Author: Elodie Vandemeulebroucke
Date of Publication: 02/06/2023
Each year, Forbes magazine unveils its ranking of the world's 500 top CEOs; every time, the ranking is interesting to dissect. Especially when we look at the quota of the under-represented sex, i.e. women. Therefore, it is clear that it is lower if not almost non-existent compared to the quotas of men. In fact, we can see that in 2022, the quota is 44 women out of 500 CEOs. This is an increase over the years when we see that 4 years ago there were only 24 women. So, obviously, it is important to note the progress.
Is it normal for the difference to be still so present and so slow to disappear?
Clearly not. This is why a considerable number of laws have been put in place in recent decades. Indeed, these laws make it possible to impose a gender quota, in favor of women. However, these laws are country-specific. It is clear that for some nations this is not really an issue. That is why the European Union has put in place a law, which will come into force in 2026. This law will require companies to have a 40% quota of the under-represented gender on their board of directors.
Although this law imposes an important change, it remains limiting for women. Indeed, this law will not affect foreign subsidiaries. So, unfortunately, it will only affect a part of the world. However, it remains to progress, which will not only change the quotas but also the mentalities. Actually, these quotas will allow the development of many more training courses, programs, and subsidies for working women. This way, they will highlight their needs more, given their greater numbers.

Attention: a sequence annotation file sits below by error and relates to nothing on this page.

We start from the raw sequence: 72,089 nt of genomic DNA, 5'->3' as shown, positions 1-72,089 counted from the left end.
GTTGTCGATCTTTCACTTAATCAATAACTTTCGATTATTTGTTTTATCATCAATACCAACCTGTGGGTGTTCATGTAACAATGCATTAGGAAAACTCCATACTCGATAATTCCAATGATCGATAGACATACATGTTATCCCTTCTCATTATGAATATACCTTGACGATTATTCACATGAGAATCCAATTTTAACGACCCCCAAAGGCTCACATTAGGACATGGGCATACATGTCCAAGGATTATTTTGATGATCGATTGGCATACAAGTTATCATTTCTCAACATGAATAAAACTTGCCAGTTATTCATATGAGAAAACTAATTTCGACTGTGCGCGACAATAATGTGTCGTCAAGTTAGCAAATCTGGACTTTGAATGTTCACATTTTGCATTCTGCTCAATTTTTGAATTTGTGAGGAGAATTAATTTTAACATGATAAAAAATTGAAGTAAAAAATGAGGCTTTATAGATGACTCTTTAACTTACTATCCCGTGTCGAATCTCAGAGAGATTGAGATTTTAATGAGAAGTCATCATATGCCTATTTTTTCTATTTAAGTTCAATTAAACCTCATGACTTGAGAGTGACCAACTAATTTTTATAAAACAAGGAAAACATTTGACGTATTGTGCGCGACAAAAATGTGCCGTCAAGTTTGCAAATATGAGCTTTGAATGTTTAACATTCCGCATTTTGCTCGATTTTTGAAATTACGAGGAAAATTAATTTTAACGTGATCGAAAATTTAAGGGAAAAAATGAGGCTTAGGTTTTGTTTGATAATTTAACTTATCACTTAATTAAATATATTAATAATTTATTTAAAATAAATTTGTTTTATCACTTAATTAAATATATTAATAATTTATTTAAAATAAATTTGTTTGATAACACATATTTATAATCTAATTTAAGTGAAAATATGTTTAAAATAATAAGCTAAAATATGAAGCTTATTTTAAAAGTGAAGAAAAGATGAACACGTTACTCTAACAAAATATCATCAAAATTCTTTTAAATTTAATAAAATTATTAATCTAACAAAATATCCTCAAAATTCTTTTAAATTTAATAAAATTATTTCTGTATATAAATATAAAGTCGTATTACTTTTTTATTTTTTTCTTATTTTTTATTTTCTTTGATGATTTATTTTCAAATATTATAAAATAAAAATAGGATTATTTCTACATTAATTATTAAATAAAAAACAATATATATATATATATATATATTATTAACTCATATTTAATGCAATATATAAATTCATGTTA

Racial quotas in companies
When we see this kind of progress, we think that the world of work is finally moving towards equity and equality. But what about racial quotas? Unlike gender quotas, there are no laws, few articles, and few claims to be made.
Why is this? Is it less of an issue?
Absolutely not, it is more than present in the world of work, and it is present in all positions. However, it is a less exposed problem. First of all because it is experienced by minorities. Although today's world is more open, there is no denying that the past is still important in some mentalities. Unfortunately, this is a reality that is all too familiar to people of color.
Today, this discrimination is ignored because of laws that allow employers to be free in their choice. It is clear that this freedom is essential and that not all employers are dishonest. Unfortunately this discrimination is real, and all too often felt. If we look at the Forbes CEO ranking, we see that only 6 people (men and women combined) are black. This means that only 6 people out of 500, or barely 1% are black.
Is it right that a quota of 44 women should push the world to put laws in place? But a quota of 6 black people does not?
So, we have to think about all the problems and all the inequalities. This means thinking about all minorities, whether we are part of them or not. Only this way is there a possibility to bring change.
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